Alex Bigazzi, a 2014 NITC dissertation fellow and graduate of Portland State University's Civil and Environmental Engineering Ph.D. program, has published a paper based on his NITC-funded research in Environmental Science & Technology, a journal of the American Chemical Society (ACS).
See ACS coverage of the project here.
Bigazzi's research evaluates the concentration of air pollution encountered by cyclists in Portland, Oregon.
In the study, volunteer research subjects rode bicycles equipped with instruments to collect high-resolution bicycle, rider, traffic and environmental data.
Participants rode a variety of routes including bicycle lanes on primary and secondary arterials, bicycle boulevards, off-street paths and mixed-use roadways. They were told to ride at a pace and exertion level typical for utilitarian travel, and breath biomarkers were used to record the amount of traffic-related pollution present in each cyclist’s exhalations.
This research was the focus of Bigazzi's dissertation, Bicyclists’ Uptake of Traffic-Related Air Pollution: Effects of the Urban Transportation System, published by NITC in December 2014. It was related to an earlier project...Read more
Students at Portland’s Cleveland High School learned on Tuesday that their school sits at the heart of pioneering transportation research. The school is at the corner of Southeast 26th Avenue and Powell Boulevard, a corridor in which a variety of advanced traffic management technologies have been installed.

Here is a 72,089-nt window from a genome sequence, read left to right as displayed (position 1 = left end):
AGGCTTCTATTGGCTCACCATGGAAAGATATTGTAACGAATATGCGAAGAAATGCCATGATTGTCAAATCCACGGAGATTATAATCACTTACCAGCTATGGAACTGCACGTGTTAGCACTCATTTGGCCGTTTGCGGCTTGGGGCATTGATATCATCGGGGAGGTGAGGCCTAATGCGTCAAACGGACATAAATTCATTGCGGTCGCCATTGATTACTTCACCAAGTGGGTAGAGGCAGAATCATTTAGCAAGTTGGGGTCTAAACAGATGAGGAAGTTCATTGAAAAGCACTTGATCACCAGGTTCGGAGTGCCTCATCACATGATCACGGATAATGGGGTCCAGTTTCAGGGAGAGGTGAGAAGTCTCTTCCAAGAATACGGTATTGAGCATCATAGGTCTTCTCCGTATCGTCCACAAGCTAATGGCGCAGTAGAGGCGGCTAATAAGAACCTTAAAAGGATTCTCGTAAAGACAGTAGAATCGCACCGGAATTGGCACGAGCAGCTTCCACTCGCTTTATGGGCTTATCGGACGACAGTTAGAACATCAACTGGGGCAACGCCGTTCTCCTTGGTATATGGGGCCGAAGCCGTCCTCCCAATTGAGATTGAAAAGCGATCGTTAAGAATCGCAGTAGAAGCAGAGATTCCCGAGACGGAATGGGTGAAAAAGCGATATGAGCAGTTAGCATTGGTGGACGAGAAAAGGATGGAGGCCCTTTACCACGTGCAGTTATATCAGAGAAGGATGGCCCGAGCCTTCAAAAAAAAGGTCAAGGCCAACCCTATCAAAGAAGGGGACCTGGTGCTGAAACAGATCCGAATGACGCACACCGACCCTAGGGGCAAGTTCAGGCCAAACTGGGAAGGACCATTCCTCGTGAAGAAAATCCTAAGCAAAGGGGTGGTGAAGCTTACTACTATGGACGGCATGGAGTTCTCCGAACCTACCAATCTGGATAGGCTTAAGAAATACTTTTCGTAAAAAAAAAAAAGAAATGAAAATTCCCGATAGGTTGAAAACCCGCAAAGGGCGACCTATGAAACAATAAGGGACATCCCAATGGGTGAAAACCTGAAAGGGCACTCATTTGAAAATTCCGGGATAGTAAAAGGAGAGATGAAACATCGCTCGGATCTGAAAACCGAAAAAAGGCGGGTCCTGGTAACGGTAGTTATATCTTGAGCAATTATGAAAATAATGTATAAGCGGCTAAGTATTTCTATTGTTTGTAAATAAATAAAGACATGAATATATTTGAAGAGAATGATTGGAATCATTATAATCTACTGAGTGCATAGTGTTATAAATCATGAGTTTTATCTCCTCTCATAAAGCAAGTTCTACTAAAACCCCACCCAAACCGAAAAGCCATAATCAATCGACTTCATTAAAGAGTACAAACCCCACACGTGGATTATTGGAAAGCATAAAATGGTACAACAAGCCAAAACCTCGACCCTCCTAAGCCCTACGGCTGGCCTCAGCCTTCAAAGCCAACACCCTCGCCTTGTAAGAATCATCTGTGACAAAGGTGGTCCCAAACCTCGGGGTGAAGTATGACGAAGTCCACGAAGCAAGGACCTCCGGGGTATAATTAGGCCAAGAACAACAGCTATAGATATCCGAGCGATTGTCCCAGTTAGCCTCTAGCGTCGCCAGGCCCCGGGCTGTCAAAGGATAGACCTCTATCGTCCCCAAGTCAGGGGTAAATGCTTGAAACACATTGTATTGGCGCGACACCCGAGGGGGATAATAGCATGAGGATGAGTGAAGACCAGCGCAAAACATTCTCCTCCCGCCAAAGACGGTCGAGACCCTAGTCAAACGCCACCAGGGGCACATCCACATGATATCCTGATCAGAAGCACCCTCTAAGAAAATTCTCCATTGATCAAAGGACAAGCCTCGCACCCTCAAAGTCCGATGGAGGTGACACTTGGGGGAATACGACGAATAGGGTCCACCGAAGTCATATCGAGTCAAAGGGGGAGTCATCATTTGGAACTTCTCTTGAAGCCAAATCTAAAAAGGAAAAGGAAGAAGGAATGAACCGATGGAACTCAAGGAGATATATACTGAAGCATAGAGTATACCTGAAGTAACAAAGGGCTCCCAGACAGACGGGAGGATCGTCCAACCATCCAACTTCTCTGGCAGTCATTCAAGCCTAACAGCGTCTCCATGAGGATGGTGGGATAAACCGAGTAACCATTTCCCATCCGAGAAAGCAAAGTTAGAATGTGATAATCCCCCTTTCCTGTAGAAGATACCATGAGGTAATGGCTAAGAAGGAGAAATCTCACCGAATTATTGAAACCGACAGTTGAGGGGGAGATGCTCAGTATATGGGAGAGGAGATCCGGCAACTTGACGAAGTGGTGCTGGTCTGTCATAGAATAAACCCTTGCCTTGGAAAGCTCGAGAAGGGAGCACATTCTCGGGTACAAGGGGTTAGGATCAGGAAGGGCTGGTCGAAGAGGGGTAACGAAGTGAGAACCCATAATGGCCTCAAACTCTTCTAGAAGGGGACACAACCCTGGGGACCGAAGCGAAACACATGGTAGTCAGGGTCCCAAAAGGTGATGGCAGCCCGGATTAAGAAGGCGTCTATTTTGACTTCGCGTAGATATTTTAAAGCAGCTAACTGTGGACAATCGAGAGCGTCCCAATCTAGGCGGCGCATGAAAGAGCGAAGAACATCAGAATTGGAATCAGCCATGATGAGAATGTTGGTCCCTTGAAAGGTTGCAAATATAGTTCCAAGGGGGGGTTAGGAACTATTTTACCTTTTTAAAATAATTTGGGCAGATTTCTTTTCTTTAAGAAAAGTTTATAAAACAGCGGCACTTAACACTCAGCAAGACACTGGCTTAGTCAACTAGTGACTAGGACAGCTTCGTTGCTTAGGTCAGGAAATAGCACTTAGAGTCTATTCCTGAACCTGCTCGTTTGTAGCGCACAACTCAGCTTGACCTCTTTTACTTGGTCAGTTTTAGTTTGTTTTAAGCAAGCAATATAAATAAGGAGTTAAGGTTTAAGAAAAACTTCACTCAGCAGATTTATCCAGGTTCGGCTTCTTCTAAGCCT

Adam Moore, a graduate student in transportation engineering at Portland State University, and Jon Makler, OTREC’s program manager for education and technology transfer, were guest teaching some algebra classes at Cleveland High as part of National Engineering Month.
In Oregon every February, the Business Education Compact helps match thousands of professional engineers who volunteer to teach in classrooms from elementary through high school. The goal is to raise student awareness of the opportunities and rewards of working in science, technology, engineering and math (STEM) fields.
This is the third year of volunteering for Makler, who developed a lesson plan that describes the many ways that transportation relies on STEM skills, including engineering. After watching helmet cam footage of biking in downtown Portland, students used basic algebra to learn about how traffic signals are timed to make streets safe and efficient for people in cars, on bike or on foot.
But Moore stole the show as he explained how various devices at the intersection of Powell and 26th help manage traffic. Students were...Read more